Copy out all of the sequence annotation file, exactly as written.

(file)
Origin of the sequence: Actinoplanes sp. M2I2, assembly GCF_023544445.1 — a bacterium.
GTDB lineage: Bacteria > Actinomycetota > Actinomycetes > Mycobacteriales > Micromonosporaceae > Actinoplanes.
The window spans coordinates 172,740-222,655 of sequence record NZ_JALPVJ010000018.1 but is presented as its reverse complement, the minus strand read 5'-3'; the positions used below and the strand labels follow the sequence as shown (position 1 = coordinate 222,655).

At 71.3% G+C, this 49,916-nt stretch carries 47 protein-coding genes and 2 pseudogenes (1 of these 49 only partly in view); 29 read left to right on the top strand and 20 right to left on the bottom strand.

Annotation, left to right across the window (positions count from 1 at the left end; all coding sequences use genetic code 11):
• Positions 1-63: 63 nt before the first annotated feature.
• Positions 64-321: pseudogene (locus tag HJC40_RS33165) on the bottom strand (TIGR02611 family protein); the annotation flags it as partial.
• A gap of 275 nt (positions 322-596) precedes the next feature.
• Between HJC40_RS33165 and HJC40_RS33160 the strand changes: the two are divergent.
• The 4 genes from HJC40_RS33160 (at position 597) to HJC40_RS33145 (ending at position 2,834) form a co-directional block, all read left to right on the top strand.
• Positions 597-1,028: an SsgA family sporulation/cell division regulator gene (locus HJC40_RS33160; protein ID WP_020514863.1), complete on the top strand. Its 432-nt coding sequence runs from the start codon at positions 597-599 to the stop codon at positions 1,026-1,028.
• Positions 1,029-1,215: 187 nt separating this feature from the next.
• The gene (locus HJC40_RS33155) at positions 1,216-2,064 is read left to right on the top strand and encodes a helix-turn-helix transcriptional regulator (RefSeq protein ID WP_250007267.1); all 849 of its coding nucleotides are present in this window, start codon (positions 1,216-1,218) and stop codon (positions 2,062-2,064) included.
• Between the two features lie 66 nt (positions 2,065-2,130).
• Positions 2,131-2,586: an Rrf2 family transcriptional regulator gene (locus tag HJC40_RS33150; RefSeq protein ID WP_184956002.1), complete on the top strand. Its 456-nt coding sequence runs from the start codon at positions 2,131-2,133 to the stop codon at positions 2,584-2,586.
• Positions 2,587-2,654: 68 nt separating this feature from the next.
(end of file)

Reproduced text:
Origin of the sequence: Actinoplanes sp. M2I2, assembly GCF_023544445.1 — a bacterium.
GTDB lineage: Bacteria > Actinomycetota > Actinomycetes > Mycobacteriales > Micromonosporaceae > Actinoplanes.
The window spans coordinates 172,740-222,655 of sequence record NZ_JALPVJ010000018.1 but is presented as its reverse complement, the minus strand read 5'-3'; the positions used below and the strand labels follow the sequence as shown (position 1 = coordinate 222,655).

At 71.3% G+C, this 49,916-nt stretch carries 47 protein-coding genes and 2 pseudogenes (1 of these 49 only partly in view); 29 read left to right on the top strand and 20 right to left on the bottom strand.

Annotation, left to right across the window (positions count from 1 at the left end; all coding sequences use genetic code 11):
• Positions 1-63: 63 nt before the first annotated feature.
• Positions 64-321: pseudogene (locus tag HJC40_RS33165) on the bottom strand (TIGR02611 family protein); the annotation flags it as partial.
• A gap of 275 nt (positions 322-596) precedes the next feature.
• Between HJC40_RS33165 and HJC40_RS33160 the strand changes: the two are divergent.
• The 4 genes from HJC40_RS33160 (at position 597) to HJC40_RS33145 (ending at position 2,834) form a co-directional block, all read left to right on the top strand.
• Positions 597-1,028: an SsgA family sporulation/cell division regulator gene (locus HJC40_RS33160; protein ID WP_020514863.1), complete on the top strand. Its 432-nt coding sequence runs from the start codon at positions 597-599 to the stop codon at positions 1,026-1,028.
• Positions 1,029-1,215: 187 nt separating this feature from the next.
• The gene (locus HJC40_RS33155) at positions 1,216-2,064 is read left to right on the top strand and encodes a helix-turn-helix transcriptional regulator (RefSeq protein ID WP_250007267.1); all 849 of its coding nucleotides are present in this window, start codon (positions 1,216-1,218) and stop codon (positions 2,062-2,064) included.
• Between the two features lie 66 nt (positions 2,065-2,130).
• Positions 2,131-2,586: an Rrf2 family transcriptional regulator gene (locus tag HJC40_RS33150; RefSeq protein ID WP_184956002.1), complete on the top strand. Its 456-nt coding sequence runs from the start codon at positions 2,131-2,133 to the stop codon at positions 2,584-2,586.
• Positions 2,587-2,654: 68 nt separating this feature from the next.